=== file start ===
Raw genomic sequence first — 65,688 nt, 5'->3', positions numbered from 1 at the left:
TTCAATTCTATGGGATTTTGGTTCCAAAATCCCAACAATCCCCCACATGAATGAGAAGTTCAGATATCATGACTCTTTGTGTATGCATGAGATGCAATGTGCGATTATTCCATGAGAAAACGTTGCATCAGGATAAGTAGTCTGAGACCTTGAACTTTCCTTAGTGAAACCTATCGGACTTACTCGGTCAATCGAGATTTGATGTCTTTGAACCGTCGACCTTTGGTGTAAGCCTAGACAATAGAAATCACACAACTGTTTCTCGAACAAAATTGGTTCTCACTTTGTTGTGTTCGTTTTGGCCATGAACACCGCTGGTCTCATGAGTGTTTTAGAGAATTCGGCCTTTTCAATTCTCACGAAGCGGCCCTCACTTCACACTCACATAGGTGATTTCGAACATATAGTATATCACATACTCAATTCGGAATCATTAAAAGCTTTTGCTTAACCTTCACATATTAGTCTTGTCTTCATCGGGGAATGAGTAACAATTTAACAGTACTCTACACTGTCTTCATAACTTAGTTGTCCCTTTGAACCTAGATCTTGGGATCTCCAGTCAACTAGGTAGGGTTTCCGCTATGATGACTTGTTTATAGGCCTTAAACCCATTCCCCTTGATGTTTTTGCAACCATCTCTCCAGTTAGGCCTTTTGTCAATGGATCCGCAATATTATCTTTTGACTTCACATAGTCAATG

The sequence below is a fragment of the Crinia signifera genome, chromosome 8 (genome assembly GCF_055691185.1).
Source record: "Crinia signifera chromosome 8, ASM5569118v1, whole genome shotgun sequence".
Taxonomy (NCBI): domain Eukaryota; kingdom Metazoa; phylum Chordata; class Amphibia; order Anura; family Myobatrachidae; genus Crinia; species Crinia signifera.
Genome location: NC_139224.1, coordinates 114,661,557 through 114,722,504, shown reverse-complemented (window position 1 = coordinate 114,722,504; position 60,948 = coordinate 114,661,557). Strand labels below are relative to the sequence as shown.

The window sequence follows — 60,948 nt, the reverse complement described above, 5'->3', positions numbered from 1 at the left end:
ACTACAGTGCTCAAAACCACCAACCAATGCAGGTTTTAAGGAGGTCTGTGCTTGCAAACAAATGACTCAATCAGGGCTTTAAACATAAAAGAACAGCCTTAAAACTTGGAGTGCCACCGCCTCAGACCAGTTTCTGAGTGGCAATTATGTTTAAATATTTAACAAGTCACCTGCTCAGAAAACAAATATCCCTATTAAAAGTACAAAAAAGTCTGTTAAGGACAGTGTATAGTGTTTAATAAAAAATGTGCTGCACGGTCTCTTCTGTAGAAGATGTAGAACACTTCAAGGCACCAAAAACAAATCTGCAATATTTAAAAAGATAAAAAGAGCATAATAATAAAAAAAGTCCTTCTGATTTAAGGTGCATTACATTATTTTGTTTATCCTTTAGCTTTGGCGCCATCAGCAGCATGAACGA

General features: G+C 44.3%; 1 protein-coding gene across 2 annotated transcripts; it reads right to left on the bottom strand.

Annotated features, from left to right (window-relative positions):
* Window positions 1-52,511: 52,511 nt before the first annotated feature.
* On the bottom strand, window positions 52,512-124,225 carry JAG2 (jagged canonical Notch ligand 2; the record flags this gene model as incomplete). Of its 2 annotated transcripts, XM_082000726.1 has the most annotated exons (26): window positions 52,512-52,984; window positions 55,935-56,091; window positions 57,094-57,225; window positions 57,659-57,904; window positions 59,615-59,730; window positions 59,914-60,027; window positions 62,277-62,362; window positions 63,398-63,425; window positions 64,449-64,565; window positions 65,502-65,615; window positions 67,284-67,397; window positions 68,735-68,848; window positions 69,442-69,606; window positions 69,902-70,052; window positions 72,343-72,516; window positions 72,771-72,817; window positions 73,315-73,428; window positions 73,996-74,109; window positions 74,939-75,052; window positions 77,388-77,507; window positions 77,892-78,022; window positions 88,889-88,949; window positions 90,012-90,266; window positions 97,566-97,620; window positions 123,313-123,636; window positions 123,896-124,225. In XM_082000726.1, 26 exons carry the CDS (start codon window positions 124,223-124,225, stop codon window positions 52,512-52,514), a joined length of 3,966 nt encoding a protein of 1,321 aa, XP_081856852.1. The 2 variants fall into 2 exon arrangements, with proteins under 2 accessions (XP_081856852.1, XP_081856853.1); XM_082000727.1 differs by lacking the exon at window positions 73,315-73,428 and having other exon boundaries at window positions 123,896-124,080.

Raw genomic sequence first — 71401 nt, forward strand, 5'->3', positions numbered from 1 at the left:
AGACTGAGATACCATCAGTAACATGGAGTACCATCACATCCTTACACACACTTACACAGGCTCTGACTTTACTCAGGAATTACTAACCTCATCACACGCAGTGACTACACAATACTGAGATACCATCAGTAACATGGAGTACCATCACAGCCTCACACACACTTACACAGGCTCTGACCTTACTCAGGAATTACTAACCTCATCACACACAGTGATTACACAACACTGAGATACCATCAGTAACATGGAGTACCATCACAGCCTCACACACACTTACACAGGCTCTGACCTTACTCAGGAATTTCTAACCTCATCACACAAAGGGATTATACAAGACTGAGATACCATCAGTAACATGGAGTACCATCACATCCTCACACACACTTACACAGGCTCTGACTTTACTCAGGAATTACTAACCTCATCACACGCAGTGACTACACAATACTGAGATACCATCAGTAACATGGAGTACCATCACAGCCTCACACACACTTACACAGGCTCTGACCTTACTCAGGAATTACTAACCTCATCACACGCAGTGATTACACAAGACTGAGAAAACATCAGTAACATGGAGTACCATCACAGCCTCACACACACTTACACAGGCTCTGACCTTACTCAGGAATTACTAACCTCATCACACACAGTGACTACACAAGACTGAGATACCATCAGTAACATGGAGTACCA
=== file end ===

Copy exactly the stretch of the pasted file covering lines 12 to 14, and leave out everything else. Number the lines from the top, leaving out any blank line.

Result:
* On the bottom strand, window positions 52,512-124,225 carry JAG2 (jagged canonical Notch ligand 2; the record flags this gene model as incomplete). Of its 2 annotated transcripts, XM_082000726.1 has the most annotated exons (26): window positions 52,512-52,984; window positions 55,935-56,091; window positions 57,094-57,225; window positions 57,659-57,904; window positions 59,615-59,730; window positions 59,914-60,027; window positions 62,277-62,362; window positions 63,398-63,425; window positions 64,449-64,565; window positions 65,502-65,615; window positions 67,284-67,397; window positions 68,735-68,848; window positions 69,442-69,606; window positions 69,902-70,052; window positions 72,343-72,516; window positions 72,771-72,817; window positions 73,315-73,428; window positions 73,996-74,109; window positions 74,939-75,052; window positions 77,388-77,507; window positions 77,892-78,022; window positions 88,889-88,949; window positions 90,012-90,266; window positions 97,566-97,620; window positions 123,313-123,636; window positions 123,896-124,225. In XM_082000726.1, 26 exons carry the CDS (start codon window positions 124,223-124,225, stop codon window positions 52,512-52,514), a joined length of 3,966 nt encoding a protein of 1,321 aa, XP_081856852.1. The 2 variants fall into 2 exon arrangements, with proteins under 2 accessions (XP_081856852.1, XP_081856853.1); XM_082000727.1 differs by lacking the exon at window positions 73,315-73,428 and having other exon boundaries at window positions 123,896-124,080.

Raw genomic sequence first — 71401 nt, forward strand, 5'->3', positions numbered from 1 at the left:
AGACTGAGATACCATCAGTAACATGGAGTACCATCACATCCTTACACACACTTACACAGGCTCTGACTTTACTCAGGAATTACTAACCTCATCACACGCAGTGACTACACAATACTGAGATACCATCAGTAACATGGAGTACCATCACAGCCTCACACACACTTACACAGGCTCTGACCTTACTCAGGAATTACTAACCTCATCACACACAGTGATTACACAACACTGAGATACCATCAGTAACATGGAGTACCATCACAGCCTCACACACACTTACACAGGCTCTGACCTTACTCAGGAATTTCTAACCTCATCACACAAAGGGATTATACAAGACTGAGATACCATCAGTAACATGGAGTACCATCACATCCTCACACACACTTACACAGGCTCTGACTTTACTCAGGAATTACTAACCTCATCACACGCAGTGACTACACAATACTGAGATACCATCAGTAACATGGAGTACCATCACAGCCTCACACACACTTACACAGGCTCTGACCTTACTCAGGAATTACTAACCTCATCACACGCAGTGATTACACAAGACTGAGAAAACATCAGTAACATGGAGTACCATCACAGCCTCACACACACTTACACAGGCTCTGACCTTACTCAGGAATTACTAACCTCATCACACACAGTGACTACACAAGACTGAGATACCATCAGTAACATGGAGTACCA